If you've already had experience with FUDGE, I would try FATE. It's a free generic ruleset, or you can check out games like Diaspora (science fiction), Dresden Files (urban fantasy), or Spirit of the Century (pulp), Starblazer Adventures (space opera), and Legends of Anglerre (fantasy), all of which are based on the FATE engine. The Aspects fate uses are ...


8

Shock: Social Science Fiction - Shared world creation, shared GMing responsibilities, very aggressive scene framing, situations where what the player and his character want are different, mechanics structured around theme instead of physics, mechanics customized to your particular game session. Is quite good at generating the sorts of science fiction short ...


8

No. ZERO was a strange experimental game from Archangel Entertainment that came out in 1997. Interface Zero is a contemporary cyberpunk RPG with both Savage Worlds and Modern20 implementations. Two separate games.


8

I was a playtester for the game, so I can attest that it is in fact playable. There has been a HUGE demand for a more polished version along with more material. The creator has started a blog to help people keep track of the progress of things, as well as an IRC chat: Server: irc.rizon.net Channel: #dtdchat


7

A selection that I'd recommend: Don't Rest Your Head You're an exhausted insomniac and you're slowly going mad. Oh and something's going to eat you if you ever go to sleep. 3:16 - Carnage Amongst The Stars You're a Space Marine charged with protecting the human race from all possible threats: the best way to do that is to visit every planet in the universe ...


7

Increasing the player base The first question is not just how but when to increase the player base. If you expand ahead of your readiness, you'll lose people just as quickly. If this is the first event you've ever hosted, a demo dry-run with 'just close friends' to test the system and preparations isn't a bad idea. If it's possible, get feedback ...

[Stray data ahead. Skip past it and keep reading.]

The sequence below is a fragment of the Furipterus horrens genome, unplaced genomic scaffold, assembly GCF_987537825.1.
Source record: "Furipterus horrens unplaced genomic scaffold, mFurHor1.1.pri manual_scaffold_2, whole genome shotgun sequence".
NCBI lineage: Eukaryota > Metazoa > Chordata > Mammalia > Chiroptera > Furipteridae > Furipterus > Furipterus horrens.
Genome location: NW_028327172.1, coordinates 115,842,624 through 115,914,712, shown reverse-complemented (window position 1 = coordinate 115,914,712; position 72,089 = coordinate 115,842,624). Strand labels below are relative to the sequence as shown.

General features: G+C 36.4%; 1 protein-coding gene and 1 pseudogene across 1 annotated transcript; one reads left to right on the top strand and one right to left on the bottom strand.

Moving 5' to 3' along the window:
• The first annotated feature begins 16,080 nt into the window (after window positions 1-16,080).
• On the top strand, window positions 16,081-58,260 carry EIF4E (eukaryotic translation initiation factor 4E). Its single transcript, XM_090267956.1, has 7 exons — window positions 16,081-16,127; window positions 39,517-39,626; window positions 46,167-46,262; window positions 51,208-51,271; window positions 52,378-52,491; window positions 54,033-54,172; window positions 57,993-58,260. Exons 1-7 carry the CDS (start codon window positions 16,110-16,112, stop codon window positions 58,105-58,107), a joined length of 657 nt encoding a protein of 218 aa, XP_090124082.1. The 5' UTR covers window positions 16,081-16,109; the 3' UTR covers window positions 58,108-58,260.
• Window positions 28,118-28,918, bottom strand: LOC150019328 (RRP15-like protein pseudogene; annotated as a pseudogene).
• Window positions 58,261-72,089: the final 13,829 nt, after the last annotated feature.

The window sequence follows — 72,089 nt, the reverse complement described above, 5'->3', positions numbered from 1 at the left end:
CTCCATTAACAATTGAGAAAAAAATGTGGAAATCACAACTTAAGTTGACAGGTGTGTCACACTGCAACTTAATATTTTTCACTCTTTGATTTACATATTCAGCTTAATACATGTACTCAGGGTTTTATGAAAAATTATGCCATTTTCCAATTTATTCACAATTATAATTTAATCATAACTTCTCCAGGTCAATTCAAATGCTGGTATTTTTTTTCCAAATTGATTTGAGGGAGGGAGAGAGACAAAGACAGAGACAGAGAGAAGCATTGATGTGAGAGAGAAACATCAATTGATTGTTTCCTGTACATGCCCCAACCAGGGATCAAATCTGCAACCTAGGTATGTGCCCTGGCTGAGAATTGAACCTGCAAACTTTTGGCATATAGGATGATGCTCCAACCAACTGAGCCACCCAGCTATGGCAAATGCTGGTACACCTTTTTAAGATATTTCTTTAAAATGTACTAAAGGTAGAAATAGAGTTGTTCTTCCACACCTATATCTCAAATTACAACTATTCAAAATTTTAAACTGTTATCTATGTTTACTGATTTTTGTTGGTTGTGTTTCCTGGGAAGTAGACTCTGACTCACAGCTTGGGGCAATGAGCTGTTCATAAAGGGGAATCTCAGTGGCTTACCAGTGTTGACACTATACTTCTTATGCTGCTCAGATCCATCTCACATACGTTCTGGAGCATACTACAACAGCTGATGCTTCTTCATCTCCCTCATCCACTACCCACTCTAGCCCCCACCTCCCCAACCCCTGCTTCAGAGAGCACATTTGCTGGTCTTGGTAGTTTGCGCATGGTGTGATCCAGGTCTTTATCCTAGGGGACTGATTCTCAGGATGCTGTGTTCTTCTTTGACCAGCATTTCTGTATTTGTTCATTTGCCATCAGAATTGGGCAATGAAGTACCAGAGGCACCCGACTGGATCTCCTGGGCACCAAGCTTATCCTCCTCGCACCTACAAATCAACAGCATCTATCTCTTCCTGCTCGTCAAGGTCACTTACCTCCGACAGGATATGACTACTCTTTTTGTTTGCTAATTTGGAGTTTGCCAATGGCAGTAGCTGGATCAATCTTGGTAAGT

7

Sounds to me like the Bunk system from Changeling: The Dreaming. The difficulties for casting spells (called cantrips) are fairly high, but they're lowered by the performance of fairly bizarre or outlandish tricks. (Reciting the alphabet backwards; smoking an entire pack of cigarettes at one time; leading the group in a sing-along; so on.)


7

Vincent Baker's blog "Anyway" has a ton of valuable information, including both theory and sales/publishing information. In any given post, there's a lot of smart discussion as well. A good theory/idea listing is right here. Vincent is a GREAT resource and you should ask questions! (I think he also has a good following on Google Plus, so there may be ...


6

Mouse Guard is a good introduction to the Burning Wheel / Burning Empire family. In my experience, it offers enough crunchy bits to ease the transition from D&D but also offers plot devices like Beliefs, Instincts, Goals and Traits. Character generation is also based on a list of questions, leading players to think more about their character as opposed ...


6

A game using the FATE system is often a good game to dip your toes into the narrative control/player empowerment waters before getting into the really non-mainstream games.


6

Right now there are some truly awesome new indie games in the pile you might want to try: Annalise: A fantastic light-mechanics indie game which focuses on the conflict between some very flawed protagonists and a "vampire." Framed in an almost traditional vampire-Gothic setup, it can easily go well beyond that. The meat of the mechanics are about calling ...


5

I believe that the biggest disadvantage here can be finding players to play. You can't just say "looking for players of _", because nobody's heard of __. Being online might be the only way to find players for these RPGs, though some indie games are also harder to play online than in-person. Provided you can find players to play, you need players who will go ...


5

I recommend Risus, the "anything RPG". It's completely free, and there's a ton of material that people have made for it available. Check out the Ring of Thieves solo adventure, which gives you a good feel for the possibilities of the game. Another good free one to check out is Lady Blackbird, which is a steampunk game, setting, and adventure all in one. I ...


5

Creative Commons is a nice license to use. For example, Eclipse Phase is using it and has sold a lot of physical copies -- there was a note on their web site but I cannot find it now. This allows you to distribute your book(s) for free with a tip jar. This is an easy way to get noticed but not all publication houses will agree to print the book under that ...


5

there is a white-wolf game set in the original world of darkness called Mage: The Ascension where the players are mages, some of the factions have strange addictions to magic, and there is even a mechanic for the drawbacks that magic can have on players who use it too much. Paradox from the site: Paradox is accrued when a Mage uses vulgar magic that ...